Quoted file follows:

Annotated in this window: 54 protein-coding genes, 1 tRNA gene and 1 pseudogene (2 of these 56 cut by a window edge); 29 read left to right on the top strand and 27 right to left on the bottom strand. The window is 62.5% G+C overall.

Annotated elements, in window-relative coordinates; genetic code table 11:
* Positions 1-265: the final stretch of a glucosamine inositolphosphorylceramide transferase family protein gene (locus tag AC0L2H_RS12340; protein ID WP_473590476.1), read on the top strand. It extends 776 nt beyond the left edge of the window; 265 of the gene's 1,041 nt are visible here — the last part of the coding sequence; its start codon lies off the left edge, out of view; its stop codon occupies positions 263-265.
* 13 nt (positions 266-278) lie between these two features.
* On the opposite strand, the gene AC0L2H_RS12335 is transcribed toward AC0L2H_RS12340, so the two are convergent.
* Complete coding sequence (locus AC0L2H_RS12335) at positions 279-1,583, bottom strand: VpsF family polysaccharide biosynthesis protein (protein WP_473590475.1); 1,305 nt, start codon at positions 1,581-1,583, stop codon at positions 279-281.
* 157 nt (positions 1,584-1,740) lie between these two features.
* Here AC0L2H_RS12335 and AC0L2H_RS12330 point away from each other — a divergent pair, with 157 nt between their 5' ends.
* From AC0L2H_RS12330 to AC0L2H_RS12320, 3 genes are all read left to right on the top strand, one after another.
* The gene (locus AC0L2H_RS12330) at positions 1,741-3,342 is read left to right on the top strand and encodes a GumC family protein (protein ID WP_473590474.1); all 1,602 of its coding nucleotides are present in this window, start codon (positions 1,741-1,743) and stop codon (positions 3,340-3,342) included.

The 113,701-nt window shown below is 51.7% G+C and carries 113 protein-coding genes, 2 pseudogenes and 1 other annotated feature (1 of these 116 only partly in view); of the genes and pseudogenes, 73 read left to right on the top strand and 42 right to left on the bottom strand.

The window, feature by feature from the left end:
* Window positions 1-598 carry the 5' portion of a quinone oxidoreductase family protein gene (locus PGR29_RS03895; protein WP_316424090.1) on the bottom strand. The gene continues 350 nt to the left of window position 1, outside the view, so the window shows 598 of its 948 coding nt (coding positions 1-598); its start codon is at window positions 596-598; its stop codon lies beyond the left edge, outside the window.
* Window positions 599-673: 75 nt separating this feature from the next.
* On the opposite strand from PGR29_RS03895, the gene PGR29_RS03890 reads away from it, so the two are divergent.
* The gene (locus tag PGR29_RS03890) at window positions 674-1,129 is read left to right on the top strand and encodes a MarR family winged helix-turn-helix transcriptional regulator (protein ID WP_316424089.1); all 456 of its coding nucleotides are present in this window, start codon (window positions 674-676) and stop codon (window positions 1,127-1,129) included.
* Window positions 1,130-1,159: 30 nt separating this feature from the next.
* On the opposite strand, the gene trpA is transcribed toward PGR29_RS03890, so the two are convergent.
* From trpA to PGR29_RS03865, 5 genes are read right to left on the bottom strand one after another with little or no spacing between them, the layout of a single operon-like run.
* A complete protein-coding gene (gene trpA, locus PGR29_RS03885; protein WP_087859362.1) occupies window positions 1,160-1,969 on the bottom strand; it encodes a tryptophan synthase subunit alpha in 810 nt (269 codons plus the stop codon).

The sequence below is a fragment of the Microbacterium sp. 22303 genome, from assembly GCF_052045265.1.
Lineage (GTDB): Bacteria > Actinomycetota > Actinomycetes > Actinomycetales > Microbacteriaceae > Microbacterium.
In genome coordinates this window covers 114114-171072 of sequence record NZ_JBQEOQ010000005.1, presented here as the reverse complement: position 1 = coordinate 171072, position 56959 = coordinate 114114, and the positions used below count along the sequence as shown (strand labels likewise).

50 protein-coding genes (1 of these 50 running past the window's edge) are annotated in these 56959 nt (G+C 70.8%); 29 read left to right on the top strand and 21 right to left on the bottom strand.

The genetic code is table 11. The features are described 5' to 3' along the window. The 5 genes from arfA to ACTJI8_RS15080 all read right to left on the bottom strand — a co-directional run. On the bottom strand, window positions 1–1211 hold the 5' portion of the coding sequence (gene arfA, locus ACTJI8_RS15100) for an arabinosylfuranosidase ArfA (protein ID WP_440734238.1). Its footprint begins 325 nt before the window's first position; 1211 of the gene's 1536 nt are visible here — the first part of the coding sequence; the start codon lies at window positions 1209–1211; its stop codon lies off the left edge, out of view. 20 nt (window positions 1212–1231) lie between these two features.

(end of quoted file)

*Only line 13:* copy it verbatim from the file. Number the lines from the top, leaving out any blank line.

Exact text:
* Window positions 1-598 carry the 5' portion of a quinone oxidoreductase family protein gene (locus PGR29_RS03895; protein WP_316424090.1) on the bottom strand. The gene continues 350 nt to the left of window position 1, outside the view, so the window shows 598 of its 948 coding nt (coding positions 1-598); its start codon is at window positions 596-598; its stop codon lies beyond the left edge, outside the window.